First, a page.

Fantasy Football Commissioner: How to Create a Win-First League
As a fantasy commissioner, a lot rests on your shoulders. You’re expected to corral league mates into drafting on time, paying dues, and participating in your league at the highest level. Mainly, you’re responsible for making the league its absolute best.
While dealing with the people may be taxing, the hardest part of managing a league and its policies comes down to one question: How do you make winning the most advantageous outcome every week for every team?
It may seem like a silly question, but especially within keeper and dynasty leagues that have continuity from year-to-year, times will arise for a team to gain an advantage by losing on a consistent basis. Maybe losing the last 3 games of the season can secure the 1.01 in next year’s draft. Perhaps the difference in being the 5 or 6 seed sets a team up on the other side of the playoff bracket from the season’s favorite for the title. Or maybe a manager started the year on a 6-game losing streak and doesn’t see the hope for any playoff push. Whatever the reasoning, having even one team not doing their best to put together a winning lineup every week has a butterfly effect that can change the outcome of the league’s season(s) at the end of the day.
After more than a decade as a commissioner for multiple leagues, here are some policies I’ve found help promote a “win first” league.
If you’re playing fantasy for the love of the game, this may not apply to you, but most home leagues have enough consistency within their managers to want to win a little money at the end of the year to go with their bragging rights. While the “winner take all” jackpot for the playoff winner is a classic premise, when you’re considering wanting to keep as many teams interested as possible, having a weekly payout can go a long way.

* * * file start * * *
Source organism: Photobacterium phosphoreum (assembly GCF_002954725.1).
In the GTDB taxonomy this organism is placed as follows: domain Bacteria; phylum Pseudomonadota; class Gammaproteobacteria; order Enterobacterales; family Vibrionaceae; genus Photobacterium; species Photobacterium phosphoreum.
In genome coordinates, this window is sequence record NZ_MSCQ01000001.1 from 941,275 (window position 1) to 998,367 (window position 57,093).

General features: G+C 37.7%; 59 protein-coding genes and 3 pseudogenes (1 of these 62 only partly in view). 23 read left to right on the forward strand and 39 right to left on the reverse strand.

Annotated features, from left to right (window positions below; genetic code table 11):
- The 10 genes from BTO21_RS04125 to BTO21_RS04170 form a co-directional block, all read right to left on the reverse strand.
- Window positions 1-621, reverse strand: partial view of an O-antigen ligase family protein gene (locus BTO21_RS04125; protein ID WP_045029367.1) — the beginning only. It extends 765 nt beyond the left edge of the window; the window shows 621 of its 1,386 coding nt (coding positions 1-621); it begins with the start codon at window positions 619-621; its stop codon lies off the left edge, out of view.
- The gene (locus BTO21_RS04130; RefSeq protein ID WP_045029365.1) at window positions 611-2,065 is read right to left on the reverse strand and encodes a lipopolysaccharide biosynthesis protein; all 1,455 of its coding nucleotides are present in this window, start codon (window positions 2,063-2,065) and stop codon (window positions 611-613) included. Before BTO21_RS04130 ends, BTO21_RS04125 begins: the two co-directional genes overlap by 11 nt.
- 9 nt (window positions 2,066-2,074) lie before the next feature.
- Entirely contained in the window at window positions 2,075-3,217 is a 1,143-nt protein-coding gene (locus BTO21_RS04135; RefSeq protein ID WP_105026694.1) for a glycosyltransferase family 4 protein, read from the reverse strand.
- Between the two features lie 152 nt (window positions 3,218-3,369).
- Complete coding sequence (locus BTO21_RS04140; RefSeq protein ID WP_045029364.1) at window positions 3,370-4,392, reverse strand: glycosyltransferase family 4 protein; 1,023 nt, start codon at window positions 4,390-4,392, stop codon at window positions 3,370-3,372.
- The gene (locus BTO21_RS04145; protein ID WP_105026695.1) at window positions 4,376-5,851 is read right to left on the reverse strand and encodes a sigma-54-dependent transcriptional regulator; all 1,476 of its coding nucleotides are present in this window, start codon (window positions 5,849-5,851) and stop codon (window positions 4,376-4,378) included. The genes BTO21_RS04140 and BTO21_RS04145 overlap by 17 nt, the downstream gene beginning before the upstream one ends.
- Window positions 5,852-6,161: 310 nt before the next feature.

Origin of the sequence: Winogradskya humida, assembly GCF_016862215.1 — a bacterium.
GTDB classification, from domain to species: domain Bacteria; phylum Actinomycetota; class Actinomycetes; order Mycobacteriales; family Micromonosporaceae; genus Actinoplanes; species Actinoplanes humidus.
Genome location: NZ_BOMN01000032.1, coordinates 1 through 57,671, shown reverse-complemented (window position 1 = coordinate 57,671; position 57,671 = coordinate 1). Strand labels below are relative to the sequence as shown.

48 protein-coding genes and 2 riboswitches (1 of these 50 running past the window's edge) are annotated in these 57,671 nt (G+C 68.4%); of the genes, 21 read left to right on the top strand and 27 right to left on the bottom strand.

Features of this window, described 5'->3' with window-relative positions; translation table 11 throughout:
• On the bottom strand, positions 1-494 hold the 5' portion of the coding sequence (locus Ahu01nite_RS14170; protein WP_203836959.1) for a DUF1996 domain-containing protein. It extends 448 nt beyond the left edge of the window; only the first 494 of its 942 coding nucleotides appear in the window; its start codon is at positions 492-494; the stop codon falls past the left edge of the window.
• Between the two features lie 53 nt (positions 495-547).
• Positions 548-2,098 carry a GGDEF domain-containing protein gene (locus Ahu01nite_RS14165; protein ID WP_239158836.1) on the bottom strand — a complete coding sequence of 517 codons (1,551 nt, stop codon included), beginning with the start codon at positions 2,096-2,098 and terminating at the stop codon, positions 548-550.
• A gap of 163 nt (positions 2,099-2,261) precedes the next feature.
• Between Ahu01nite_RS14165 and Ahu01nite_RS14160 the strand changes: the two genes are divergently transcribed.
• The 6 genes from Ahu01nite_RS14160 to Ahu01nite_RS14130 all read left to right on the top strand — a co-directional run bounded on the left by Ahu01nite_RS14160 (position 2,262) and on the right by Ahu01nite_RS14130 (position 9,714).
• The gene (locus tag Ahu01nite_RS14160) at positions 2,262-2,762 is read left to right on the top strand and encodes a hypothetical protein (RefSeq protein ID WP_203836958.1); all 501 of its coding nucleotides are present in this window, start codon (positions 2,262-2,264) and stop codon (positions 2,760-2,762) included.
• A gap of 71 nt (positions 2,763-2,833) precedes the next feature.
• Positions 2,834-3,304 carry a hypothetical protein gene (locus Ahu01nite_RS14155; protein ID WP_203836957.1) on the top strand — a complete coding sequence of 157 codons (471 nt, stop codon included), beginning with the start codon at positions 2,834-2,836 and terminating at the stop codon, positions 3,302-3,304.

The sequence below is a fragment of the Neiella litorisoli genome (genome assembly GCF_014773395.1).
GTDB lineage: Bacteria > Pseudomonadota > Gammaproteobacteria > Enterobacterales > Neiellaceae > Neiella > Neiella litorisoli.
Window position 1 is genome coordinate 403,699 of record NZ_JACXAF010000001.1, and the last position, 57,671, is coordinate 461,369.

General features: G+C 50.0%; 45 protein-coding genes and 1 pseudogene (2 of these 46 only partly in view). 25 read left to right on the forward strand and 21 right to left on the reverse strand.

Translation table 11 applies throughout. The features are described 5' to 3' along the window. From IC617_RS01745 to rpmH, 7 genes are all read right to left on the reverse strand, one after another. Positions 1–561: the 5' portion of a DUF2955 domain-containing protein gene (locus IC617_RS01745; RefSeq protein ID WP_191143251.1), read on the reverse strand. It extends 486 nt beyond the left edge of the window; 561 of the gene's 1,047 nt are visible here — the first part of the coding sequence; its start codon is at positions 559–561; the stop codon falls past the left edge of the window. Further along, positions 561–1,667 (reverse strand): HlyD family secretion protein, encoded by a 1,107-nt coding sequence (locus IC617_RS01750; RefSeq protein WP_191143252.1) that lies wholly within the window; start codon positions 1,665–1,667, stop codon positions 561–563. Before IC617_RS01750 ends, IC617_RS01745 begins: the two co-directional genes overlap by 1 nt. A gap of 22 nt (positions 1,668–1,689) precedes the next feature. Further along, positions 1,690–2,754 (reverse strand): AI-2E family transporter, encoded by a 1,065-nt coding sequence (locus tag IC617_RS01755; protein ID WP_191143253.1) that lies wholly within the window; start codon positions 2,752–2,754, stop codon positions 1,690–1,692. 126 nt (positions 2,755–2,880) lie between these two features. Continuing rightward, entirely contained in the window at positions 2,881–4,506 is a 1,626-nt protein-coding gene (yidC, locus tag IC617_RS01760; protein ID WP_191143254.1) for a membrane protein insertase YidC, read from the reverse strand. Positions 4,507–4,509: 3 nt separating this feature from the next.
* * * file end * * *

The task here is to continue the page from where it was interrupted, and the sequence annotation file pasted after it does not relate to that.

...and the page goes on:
Instead of making a 12-team league with a $25 pay-in pay the winner the full $300, allocating $140 ($10/week) to be given once a week to the team with the highest point total in a given week can go a long way. For instance, two leagues I’ve commissioned for a combined 21 seasons with this implemented sees more than 75% of the league win something due to the weekly payout.
That means teams that completely miss the playoffs can still get their pay-in back even with that 3-11 regular season record. Being able to keep the attention of the worst teams in your leagues will go a long way to keep the validity of your league from start to finish.
The NBA may have best figured out how to stop tanking, or at least discourage the practice, with their lottery system to determine the top draft picks. The same could be said for your keeper or dynasty league too and if you are looking for luck and great tips the thermogenic fat burner for footballers and athletes.
Instead of allowing teams to intentionally tank for the promise of having the 1.01 to start the next season, leaving the top picks up to the fantasy fates not only can discourage teams from betting the farm to build for the future, but adds a little pizazz to your league’s off-season schedule as well (draft lottery live stream anyone!?).
|Quarterfinal 1 Loser||6%|
|Quarterfinal 2 Loser||6%|
|Quarterfinal 3 Loser||6%|
|Quarterfinal 4 Loser||6%|
Given a 12-team league that has an 8-team playoff format, a lottery system can be constructed as seen above, with the non-playoff teams having a heavily weighted chance at getting a top-3 pick. Meanwhile, the 4 teams who lost their quarterfinal games will all have an equal 6% chance of pulling into the top spots. If you’re keeping score at home the #1 seed from the playoffs has a chance at getting the 1.01 in the next draft, but the cost would be losing in the playoffs and a chance at the title.